Coronary Artery Bypass Grafting (CABG) is the most commonly performed heart procedure in the United States. This heart bypass surgery procedure is performed on patients with significant blockages in their arteries, known as atherosclerosis. If the blockages are significant enough, a patient is at-risk for heart attack and even sudden death. The artery bypass surgery procedure re-routes the blood around the blockages by using veins from the leg and/or an artery from behind the breast bone (known as the internal mammary artery or IMA). In addition, sometimes an artery from the arm, known as the radial artery, may be used for bypass. The procedure takes two to four hours, depending upon the number of "bypasses" required. A physician assistant will remove the vein from the leg while the surgeon opens the chest by dividing the breastbone or sternum to expose the heart. The IMA is taken down and one end is prepared for bypass grafting. For a conventional CABG procedure, tubes are inserted into the heart and major blood vessels so that the patient can be placed on the heart-lung machine; blood is re-directed from the heart into the heart-lung machine, which permits the surgeon to safely operate on the heart without blood pumping through it. The surgeon uses the veins and arteries to bypass the blockages. After heart bypass surgery, the breastbone is rejoined using stainless steel wires and the incision is sewn up.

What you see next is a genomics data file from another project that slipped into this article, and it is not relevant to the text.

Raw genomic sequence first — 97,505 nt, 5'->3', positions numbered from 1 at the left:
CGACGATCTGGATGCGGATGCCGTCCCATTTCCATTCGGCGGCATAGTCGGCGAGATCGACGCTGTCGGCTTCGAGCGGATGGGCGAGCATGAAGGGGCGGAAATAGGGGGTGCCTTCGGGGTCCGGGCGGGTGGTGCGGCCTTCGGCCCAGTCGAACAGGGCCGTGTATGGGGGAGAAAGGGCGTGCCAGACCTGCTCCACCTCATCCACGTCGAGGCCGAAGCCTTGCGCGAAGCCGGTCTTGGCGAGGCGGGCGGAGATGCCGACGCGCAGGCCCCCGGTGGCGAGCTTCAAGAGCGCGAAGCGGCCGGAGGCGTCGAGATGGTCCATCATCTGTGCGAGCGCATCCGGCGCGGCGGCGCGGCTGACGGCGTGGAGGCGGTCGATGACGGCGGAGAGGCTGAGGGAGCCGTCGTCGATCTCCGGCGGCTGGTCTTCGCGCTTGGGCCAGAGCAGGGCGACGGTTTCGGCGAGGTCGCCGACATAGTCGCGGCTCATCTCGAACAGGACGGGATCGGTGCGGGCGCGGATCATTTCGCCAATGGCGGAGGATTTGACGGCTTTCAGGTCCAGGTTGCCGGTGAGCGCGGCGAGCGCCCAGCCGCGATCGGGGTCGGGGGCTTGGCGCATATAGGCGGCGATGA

On Pump versus Off-Pump Surgery
For some patients, our heart surgeons utilize an innovative approach that does not require the use of the heart-lung machine; this operation is called "off-pump coronary artery bypass grafting" or OPCAB. Indications for performing this procedure are more limited, however, there may be advantages associated with the OPCAB in that it eliminates some of the risks associated with using the heart-lung machine. In most patients these risks are quite small but in some patients, with severe atherosclerosis, poor kidney function or significant lung disease, these risks may be more considerable. The procedure itself is similar to the conventional CABG procedure described above other than the fact that the heart-lung machine is not used. Instead, a stabilizing device is placed on the surface of the heart, limiting the motion of the beating heart.